Narok, Country is training hides and skin producers at various abattoirs in the region on best practices to empower them on handling this raw material in order to produce the best quality hides and skins.
“We are also training farmers on the best farming and animal handling practices in order to produce quality hides and skin,” the Ewaso Nyiro South Development Authority (ENSDA) Chief Manager in charge of Planning Mr. Peter Bwogero said adding that Narok County was known to produce the worst quality hides and skins due to poor farming and animal handling.
Meanwhile, livestock farmers within Narok, Nakuru, Bomet, Migori, South Nyanza and Northern Tanzania as well other parts of the country are set to reap big by selling animal skins after a Tannery and Leather Factory that was under construction at Ewaso -Nyiro area in Narok County started its operations, albeit on pilot basis.
The project which is funded by the government at a cost of Sh.700 million through ENSDA is expected to be fully operational in the next two months.
Mr. Bwogero said the factory is currently doing two tons of hides and skin at this pilot stage and has currently employed 60 people.
He was speaking during the launch of the Narok County Development Implementation Co-ordination Committee. This follows an executive order issued by President Kenyatta on January 21 this year.
The order also established the National Development Implementation Co-ordination and Communication Cabinet and National Development Implementation Co-ordination Technical Committees to co-ordinate development programmes at national level.
ENSDA will be partnering with Leather development Council, Kenya Investment Authority, Export Processing Zone and Ethiopia who are the major competitor in the industry in Africa.
The project will create 300 jobs directly and a further 5,000 indirectly and help create wealth for the local communities.
Narok County Commissioner Mr. George Natembeya who chaired the meeting urged civil servants to monitor and manage government projects in the area in such a manner that will ensure mwanachi get value for money.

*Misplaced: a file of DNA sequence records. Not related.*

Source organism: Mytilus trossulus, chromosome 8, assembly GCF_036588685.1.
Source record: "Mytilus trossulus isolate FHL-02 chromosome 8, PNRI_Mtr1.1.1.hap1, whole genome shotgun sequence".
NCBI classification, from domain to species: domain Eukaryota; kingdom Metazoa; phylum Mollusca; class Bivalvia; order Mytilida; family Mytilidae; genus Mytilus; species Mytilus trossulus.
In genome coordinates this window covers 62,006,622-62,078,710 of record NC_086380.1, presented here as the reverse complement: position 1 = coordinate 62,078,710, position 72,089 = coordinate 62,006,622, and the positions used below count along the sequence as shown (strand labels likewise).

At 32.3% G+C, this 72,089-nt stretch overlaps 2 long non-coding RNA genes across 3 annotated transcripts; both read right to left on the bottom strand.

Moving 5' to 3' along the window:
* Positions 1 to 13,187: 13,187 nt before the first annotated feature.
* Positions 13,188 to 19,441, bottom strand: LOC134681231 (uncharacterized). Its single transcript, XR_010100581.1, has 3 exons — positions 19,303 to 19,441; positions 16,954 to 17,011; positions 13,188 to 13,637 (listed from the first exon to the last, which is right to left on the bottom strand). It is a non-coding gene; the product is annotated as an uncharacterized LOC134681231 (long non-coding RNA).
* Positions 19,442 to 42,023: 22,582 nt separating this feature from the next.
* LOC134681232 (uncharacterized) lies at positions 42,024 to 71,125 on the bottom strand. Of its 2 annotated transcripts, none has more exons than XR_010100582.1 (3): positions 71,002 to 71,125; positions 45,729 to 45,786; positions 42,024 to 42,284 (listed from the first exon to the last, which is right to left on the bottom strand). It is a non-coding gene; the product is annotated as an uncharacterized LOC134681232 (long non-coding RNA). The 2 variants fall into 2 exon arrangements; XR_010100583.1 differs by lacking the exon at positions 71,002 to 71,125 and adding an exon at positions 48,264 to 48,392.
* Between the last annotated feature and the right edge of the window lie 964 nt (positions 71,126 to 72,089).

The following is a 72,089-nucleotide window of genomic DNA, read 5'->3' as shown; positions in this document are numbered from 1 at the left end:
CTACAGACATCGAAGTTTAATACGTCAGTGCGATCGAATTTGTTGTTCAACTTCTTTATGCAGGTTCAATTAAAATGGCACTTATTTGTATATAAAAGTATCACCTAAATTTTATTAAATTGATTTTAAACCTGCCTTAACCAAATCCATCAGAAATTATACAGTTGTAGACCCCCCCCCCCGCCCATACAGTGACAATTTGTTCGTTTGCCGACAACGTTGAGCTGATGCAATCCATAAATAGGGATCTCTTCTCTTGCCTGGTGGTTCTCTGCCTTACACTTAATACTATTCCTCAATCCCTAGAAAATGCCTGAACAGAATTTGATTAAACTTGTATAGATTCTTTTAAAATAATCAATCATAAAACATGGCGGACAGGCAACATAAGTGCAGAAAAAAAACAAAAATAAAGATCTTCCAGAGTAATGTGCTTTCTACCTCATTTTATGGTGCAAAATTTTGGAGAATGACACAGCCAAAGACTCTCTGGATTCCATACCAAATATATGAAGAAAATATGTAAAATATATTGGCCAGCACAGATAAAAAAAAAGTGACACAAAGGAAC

“We are servants and in that regard we have to be good stewards of the government resources and ensure transparency and accountability,” he said.
Livestock is a key sector in the Kenyan economy. The sector in the country contributes 12 per cent of Gross Domestic Product (GDP) or 40 per cent of the agricultural GDP.
Kenya has about 17.3 million heads of cattle of which only 3.3million are exotic, the remaining 14 million being indigenous. The animals are reared for milk and meat.
The country also has 27 million goats, 17 sheep and 2.9 million camels, not to mention poultry and other small livestock like rabbits. This important sector has been marked as one of the key flagship sectors in the achievement of the Economic pillar in the Vision 2030. To this end, the hides and skins produced can transform lives and the economy of the country if handled properly to ensure quality and quantity.
Livestock rearing in Narok is one of the main economic activities supporting the majority of rural household livelihoods in food security, employment and income generation. The major livestock species reared comprises of cattle, sheep and goats, poultry and bees.
Narok County on its part has a Livestock population of 1.2 million beef cattle, 300,000 dairy cows, 1.6 million sheep and 880,000 goats.
Thus, livestock is an important economic resource for the county and the country as a whole. The Kenyan livestock sector employs 50 per cent of agricultural labour force.
By Mabel Keya-Shikuku